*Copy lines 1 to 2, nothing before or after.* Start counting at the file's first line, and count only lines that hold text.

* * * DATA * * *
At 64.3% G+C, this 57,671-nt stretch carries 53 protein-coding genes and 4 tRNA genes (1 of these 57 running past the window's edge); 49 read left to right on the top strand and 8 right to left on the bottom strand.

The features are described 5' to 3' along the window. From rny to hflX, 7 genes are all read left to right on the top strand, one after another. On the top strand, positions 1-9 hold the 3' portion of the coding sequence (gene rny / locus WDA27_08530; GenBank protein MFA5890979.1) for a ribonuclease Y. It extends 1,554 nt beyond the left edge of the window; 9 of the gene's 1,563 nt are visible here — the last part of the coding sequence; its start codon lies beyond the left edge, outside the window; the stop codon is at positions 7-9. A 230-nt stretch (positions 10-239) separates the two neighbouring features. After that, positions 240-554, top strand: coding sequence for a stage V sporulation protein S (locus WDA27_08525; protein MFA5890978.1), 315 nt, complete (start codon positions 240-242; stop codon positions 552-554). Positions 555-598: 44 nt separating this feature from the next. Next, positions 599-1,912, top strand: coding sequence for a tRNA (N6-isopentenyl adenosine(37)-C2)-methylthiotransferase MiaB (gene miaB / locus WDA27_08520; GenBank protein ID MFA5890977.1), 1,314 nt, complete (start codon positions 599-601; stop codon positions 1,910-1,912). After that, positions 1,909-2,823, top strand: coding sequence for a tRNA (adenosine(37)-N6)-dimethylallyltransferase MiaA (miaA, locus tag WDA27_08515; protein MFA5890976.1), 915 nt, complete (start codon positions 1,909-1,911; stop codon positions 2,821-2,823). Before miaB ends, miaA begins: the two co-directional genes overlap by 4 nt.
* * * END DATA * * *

At 64.3% G+C, this 57,671-nt stretch carries 53 protein-coding genes and 4 tRNA genes (1 of these 57 running past the window's edge); 49 read left to right on the top strand and 8 right to left on the bottom strand.

The features are described 5' to 3' along the window. From rny to hflX, 7 genes are all read left to right on the top strand, one after another. On the top strand, positions 1-9 hold the 3' portion of the coding sequence (gene rny / locus WDA27_08530; GenBank protein MFA5890979.1) for a ribonuclease Y. It extends 1,554 nt beyond the left edge of the window; 9 of the gene's 1,563 nt are visible here — the last part of the coding sequence; its start codon lies beyond the left edge, outside the window; the stop codon is at positions 7-9. A 230-nt stretch (positions 10-239) separates the two neighbouring features. After that, positions 240-554, top strand: coding sequence for a stage V sporulation protein S (locus WDA27_08525; protein MFA5890978.1), 315 nt, complete (start codon positions 240-242; stop codon positions 552-554). Positions 555-598: 44 nt separating this feature from the next. Next, positions 599-1,912, top strand: coding sequence for a tRNA (N6-isopentenyl adenosine(37)-C2)-methylthiotransferase MiaB (gene miaB / locus WDA27_08520; GenBank protein ID MFA5890977.1), 1,314 nt, complete (start codon positions 599-601; stop codon positions 1,910-1,912). After that, positions 1,909-2,823, top strand: coding sequence for a tRNA (adenosine(37)-N6)-dimethylallyltransferase MiaA (miaA, locus tag WDA27_08515; protein MFA5890976.1), 915 nt, complete (start codon positions 1,909-1,911; stop codon positions 2,821-2,823). Before miaB ends, miaA begins: the two co-directional genes overlap by 4 nt.